The combined effects of physical and virtual models in learning cellular biology


  • Jinlu Wu
  • Hong Van Nguyen
  • Ruilin Chen
  • Pui Yee Fiona Fan
  • Kar Jun Loh



life sciences, virtual model, physical models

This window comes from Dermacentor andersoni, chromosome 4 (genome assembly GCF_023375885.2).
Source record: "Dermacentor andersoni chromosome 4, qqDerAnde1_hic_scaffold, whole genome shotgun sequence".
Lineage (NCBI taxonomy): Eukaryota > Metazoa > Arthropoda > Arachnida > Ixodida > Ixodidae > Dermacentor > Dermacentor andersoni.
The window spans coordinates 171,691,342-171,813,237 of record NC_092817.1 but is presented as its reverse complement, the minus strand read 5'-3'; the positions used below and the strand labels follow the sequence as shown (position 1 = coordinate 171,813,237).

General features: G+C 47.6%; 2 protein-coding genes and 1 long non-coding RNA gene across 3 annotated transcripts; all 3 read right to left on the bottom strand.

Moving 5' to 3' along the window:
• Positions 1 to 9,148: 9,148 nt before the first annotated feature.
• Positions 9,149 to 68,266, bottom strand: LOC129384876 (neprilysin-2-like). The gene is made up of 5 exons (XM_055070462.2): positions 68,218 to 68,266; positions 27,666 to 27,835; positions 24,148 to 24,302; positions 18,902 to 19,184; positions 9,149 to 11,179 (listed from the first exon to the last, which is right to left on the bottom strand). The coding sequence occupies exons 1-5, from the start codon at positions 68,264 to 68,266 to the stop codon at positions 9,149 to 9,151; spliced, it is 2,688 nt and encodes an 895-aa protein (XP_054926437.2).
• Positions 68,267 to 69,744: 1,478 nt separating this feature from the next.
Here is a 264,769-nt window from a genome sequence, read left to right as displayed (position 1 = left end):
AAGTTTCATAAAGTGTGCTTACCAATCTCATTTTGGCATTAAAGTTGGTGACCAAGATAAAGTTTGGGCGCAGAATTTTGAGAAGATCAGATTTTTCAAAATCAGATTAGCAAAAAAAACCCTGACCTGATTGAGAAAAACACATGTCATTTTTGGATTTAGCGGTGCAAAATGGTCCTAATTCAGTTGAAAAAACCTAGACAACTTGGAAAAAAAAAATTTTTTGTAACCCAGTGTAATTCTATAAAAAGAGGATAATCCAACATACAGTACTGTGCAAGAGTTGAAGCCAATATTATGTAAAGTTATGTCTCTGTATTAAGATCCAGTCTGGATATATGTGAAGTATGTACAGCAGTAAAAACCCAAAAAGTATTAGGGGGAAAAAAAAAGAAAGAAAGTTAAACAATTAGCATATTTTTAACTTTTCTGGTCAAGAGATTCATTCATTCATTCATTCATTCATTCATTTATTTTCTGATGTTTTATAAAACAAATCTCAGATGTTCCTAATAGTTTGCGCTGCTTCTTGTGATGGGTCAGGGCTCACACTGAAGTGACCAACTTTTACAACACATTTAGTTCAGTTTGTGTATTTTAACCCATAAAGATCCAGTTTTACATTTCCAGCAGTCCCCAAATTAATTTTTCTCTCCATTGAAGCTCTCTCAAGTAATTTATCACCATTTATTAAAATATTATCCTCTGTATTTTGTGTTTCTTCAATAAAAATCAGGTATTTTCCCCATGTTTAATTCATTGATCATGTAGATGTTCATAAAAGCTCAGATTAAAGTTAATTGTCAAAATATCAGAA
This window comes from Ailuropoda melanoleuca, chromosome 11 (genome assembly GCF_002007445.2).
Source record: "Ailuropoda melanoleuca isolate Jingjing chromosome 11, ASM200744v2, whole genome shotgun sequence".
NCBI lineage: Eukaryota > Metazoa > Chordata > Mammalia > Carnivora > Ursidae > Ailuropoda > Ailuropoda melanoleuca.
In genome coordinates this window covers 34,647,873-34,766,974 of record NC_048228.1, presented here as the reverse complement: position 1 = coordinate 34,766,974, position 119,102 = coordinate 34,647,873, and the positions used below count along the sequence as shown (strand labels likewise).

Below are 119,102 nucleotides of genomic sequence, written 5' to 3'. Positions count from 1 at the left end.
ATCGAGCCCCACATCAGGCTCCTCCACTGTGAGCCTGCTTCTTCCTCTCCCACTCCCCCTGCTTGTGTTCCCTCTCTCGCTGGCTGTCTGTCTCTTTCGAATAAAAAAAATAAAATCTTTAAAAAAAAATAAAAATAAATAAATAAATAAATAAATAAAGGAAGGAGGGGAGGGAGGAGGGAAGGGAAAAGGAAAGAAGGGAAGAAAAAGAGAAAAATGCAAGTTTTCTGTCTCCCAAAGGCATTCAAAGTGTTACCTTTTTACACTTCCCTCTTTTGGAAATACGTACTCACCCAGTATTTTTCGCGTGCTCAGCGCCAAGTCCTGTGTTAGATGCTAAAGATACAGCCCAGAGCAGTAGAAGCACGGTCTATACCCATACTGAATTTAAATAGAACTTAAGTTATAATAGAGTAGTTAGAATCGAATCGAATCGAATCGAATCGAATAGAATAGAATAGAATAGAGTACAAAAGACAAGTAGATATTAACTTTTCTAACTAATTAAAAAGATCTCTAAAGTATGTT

Physical models have long been used in science education for visualization of complex cellular structure and dynamics during face-to-face lecture (F2F). Recent advancement of technology has enabled us to create virtual models and to share knowledge remotely. This study aims to find out whether physical and virtual models work synergistically to enhance student engagement in learning an undergraduate Life Sciences module. Three independent experiments were conducted to assess learning effectiveness on three biology concepts through four learning approaches: video with virtual model only, video with integration of virtual and physical model demonstration, F2F lecture using virtual model only, F2F lecture using virtual and physical models. Participants were randomly assigned to different groups each with one learning approach. Data collected through pre- and post-tests revealed that significant improvement in learning scientific concepts occurred in one of three controlled experiments when the video contains both virtual and physical models, while no obvious difference found in the other two experiments. This data suggests that well-prepared digital media alone may convey scientific information well and additional physical models do not aid in information acquisition. However, feedback survey on student learning experience showed that all participants preferred to learn from physical models. In all three experiments, students consistently voted that the physical models attracted their attention and enhanced their interests. They made better mind maps and raised more questions. These hint that a combination of digital media with physical models might improve engagement and promote higher order thinking. 






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